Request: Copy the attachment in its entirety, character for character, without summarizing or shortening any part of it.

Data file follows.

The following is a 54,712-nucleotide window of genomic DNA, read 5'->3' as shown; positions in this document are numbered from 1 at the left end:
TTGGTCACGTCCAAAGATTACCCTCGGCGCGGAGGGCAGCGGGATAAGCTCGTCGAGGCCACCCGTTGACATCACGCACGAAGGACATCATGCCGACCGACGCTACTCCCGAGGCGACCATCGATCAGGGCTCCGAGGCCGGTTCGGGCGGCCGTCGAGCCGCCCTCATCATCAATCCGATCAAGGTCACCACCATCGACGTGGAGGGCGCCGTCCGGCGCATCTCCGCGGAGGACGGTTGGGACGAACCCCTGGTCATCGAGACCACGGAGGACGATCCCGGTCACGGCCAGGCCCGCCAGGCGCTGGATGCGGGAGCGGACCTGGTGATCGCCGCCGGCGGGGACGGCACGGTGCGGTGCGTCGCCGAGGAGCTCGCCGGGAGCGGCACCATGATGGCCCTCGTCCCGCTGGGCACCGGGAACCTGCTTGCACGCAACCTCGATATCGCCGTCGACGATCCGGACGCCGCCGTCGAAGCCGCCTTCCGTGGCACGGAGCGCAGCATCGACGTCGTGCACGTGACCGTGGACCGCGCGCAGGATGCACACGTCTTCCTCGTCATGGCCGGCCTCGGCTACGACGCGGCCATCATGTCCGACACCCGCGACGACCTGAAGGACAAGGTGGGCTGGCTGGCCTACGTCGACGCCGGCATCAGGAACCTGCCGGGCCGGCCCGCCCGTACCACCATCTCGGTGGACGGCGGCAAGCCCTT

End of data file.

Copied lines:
The following is a 54,712-nucleotide window of genomic DNA, read 5'->3' as shown; positions in this document are numbered from 1 at the left end:
TTGGTCACGTCCAAAGATTACCCTCGGCGCGGAGGGCAGCGGGATAAGCTCGTCGAGGCCACCCGTTGACATCACGCACGAAGGACATCATGCCGACCGACGCTACTCCCGAGGCGACCATCGATCAGGGCTCCGAGGCCGGTTCGGGCGGCCGTCGAGCCGCCCTCATCATCAATCCGATCAAGGTCACCACCATCGACGTGGAGGGCGCCGTCCGGCGCATCTCCGCGGAGGACGGTTGGGACGAACCCCTGGTCATCGAGACCACGGAGGACGATCCCGGTCACGGCCAGGCCCGCCAGGCGCTGGATGCGGGAGCGGACCTGGTGATCGCCGCCGGCGGGGACGGCACGGTGCGGTGCGTCGCCGAGGAGCTCGCCGGGAGCGGCACCATGATGGCCCTCGTCCCGCTGGGCACCGGGAACCTGCTTGCACGCAACCTCGATATCGCCGTCGACGATCCGGACGCCGCCGTCGAAGCCGCCTTCCGTGGCACGGAGCGCAGCATCGACGTCGTGCACGTGACCGTGGACCGCGCGCAGGATGCACACGTCTTCCTCGTCATGGCCGGCCTCGGCTACGACGCGGCCATCATGTCCGACACCCGCGACGACCTGAAGGACAAGGTGGGCTGGCTGGCCTACGTCGACGCCGGCATCAGGAACCTGCCGGGCCGGCCCGCCCGTACCACCATCTCGGTGGACGGCGGCAAGCCCTT